OK, scraping the barrel a bit here. But you can’t really blame me for having a sudden bout of obsessive-compulsive disorder on realising that the lyrics to At The River by Groove Armada consist entirely of a half-sentence that trails off unsettlingly without completing its train of thought. “If you’re fond of sand dunes and salty air, quaint little villages here and there,” – then… what exactly? Clearly, this had to be fixed. So I did.
When I’m writing Speccy music, I’m always very conscious of stereotyping myself. At the Forever party, they gave up on anonymising music competition entries after realising that everyone in the room recognised the Gasman entry (and the Yerzmyey entry, the Factor6 entry…) within two seconds of it starting up – even if I’d gone to great lengths to reinvent myself.
This time, with two or three days left before Assembly and nothing to show, I decided to make it easy on myself, and stick with what I know – the primal boop-durr-tish-durr bassline, the crowd-pleasing echoing cascades – and not be too bothered about basking in my signature style. As a result, it’s not the most original piece of music I’ve ever written, but it did its job – it made first place in the Extreme Music competition where it was up against PC soft-synths in addition to the now familiar Commodores and Nintendos.
The title isn’t a bid to stir up controversy with drug references, by the way. I just liked the combination of words.
As a postscript to the release of tracker2ay, here’s the reason I wanted to transfer tracker files back to the Spectrum in the first place: to play X-Agon’s 6-channel Breath Of Air (as featured on the AY RidersSatellite single) the way that God intended, on two Spectrums playing 3 channels each…
Here’s a utility prompted by zxbruno and Eq both asking, in the space of two days, how to convert STC, SQT and PT3 music files to something you can actually play on a Spectrum. For those not in the know, STC and friends are Spectrum tracker file formats originally introduced by Sergey Bulba‘s AY Emulator and which are now the de-facto standard for archiving Spectrum demoscene music (most prominently on ZXDemo, ZXTunes and Sergey’s epic Tr_songs archive). Which means it’s a bit unfortunate that there’s not been an obvious way to transfer them back to the Spectrum.
In principle it should just be a case of locating the appropriate Z80 player routine and bundling that together with the music data. In practice it involves a lot of faffing about (such as repointing pointers to make up for slight rubbishness in the SQT data format, and writing a 5-line Basic loader/player). Now, thanks to this utility, you just need to type tracker2ay mysong.stc mysong.tap instead. (Oh, and it can convert to TAP, TZX or AY.)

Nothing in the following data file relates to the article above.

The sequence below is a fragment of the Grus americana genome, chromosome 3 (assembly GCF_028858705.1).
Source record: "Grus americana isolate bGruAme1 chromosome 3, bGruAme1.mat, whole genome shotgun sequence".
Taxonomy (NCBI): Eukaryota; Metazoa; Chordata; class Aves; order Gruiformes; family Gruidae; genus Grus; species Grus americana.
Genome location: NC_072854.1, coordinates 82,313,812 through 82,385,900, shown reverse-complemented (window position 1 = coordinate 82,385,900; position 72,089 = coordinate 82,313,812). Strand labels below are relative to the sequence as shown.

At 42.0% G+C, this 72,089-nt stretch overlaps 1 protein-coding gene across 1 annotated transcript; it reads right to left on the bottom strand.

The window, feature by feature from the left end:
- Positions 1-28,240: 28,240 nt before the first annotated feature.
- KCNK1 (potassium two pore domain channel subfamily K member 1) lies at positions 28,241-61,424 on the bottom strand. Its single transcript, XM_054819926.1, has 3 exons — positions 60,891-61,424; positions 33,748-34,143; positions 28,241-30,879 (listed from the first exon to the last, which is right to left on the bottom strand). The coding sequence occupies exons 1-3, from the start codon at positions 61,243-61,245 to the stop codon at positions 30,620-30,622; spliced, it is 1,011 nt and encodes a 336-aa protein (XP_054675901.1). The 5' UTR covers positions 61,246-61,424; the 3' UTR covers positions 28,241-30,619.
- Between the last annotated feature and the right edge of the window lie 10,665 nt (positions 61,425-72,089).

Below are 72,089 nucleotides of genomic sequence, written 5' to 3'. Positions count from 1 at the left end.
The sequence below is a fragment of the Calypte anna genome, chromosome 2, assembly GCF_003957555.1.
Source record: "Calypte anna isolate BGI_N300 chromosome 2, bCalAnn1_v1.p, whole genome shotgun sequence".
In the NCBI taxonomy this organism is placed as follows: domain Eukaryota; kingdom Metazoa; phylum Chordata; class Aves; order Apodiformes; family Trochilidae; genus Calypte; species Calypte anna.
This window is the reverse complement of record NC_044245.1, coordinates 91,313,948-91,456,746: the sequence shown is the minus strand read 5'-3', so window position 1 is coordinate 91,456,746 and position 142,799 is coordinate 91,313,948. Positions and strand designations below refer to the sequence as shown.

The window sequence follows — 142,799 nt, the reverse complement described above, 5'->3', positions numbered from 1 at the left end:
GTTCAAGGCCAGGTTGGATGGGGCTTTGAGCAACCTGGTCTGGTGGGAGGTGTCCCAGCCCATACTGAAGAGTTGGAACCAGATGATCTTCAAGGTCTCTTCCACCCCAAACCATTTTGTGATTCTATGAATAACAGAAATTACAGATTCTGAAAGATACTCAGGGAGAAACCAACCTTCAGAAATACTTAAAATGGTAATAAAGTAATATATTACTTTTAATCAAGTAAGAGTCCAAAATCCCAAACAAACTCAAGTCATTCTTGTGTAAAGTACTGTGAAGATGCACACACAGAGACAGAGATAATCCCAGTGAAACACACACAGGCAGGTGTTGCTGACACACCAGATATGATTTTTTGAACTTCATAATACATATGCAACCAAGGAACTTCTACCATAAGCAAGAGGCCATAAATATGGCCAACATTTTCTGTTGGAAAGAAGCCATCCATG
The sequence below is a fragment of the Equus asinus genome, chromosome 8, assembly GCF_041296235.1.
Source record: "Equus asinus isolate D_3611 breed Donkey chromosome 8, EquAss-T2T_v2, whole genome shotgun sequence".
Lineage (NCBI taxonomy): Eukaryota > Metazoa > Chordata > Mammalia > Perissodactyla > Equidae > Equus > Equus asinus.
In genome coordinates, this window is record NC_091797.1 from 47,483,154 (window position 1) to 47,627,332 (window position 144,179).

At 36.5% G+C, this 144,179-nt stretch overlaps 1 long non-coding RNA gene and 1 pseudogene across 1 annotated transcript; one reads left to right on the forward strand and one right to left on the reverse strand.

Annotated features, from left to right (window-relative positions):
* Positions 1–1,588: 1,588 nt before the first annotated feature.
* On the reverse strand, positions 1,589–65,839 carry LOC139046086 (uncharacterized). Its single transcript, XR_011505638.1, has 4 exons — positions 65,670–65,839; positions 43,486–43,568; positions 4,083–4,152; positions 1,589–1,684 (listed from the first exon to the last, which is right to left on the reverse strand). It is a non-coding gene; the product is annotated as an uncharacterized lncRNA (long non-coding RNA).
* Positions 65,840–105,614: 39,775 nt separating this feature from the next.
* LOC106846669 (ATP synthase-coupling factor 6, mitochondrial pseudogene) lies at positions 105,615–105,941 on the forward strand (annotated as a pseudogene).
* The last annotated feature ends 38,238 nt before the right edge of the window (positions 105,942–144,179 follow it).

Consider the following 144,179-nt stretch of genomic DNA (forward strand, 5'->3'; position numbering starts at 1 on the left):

If at this point you’re screaming “But why does it have separate source code if it’s written in Ruby, which is an interpreted language?” then award yourself 20 geek points. Ah, you see, this time I’ve been playing with rubyscript2exe (and tar2rubyscript) to create all-in-one executables that everyone can enjoy without worrying about library dependencies and things. (But obfuscates the code in the process. But in a good way.) Please do check out the source code if you’re curious about that sort of thing, because I reckon it’s one of the best bits of code I’ve written in a long time, in a ‘nicely-written code’ sort of way rather than ‘evil complicated hacks that go together to do something superficially elegant’.
There just aren’t enough songs about computer graphics pioneers. Here’s one about Bui Tuong Phong, of phong shading and phong illumination fame. I decided to record this one entirely without keyboards, so brace yourselves for a gloriously shoddy guitar solo and a gloriously glorious bottle solo. (Forgetting to take out the recycling can be a good thing, you know.)
It had to be done. After my album cover generator came up with Glencoe Horse’s seminal Are Great Things Born, I was compelled to write a song with that title, in the style of Glencoe Horse, whoever they may be. The result is some not-very-profound Forrest Gump philosophy (actually there’s shades of Doctor Seuss about it too), but performed in the Britpop tones of everyone’s favourite non-existent Scottish indie band.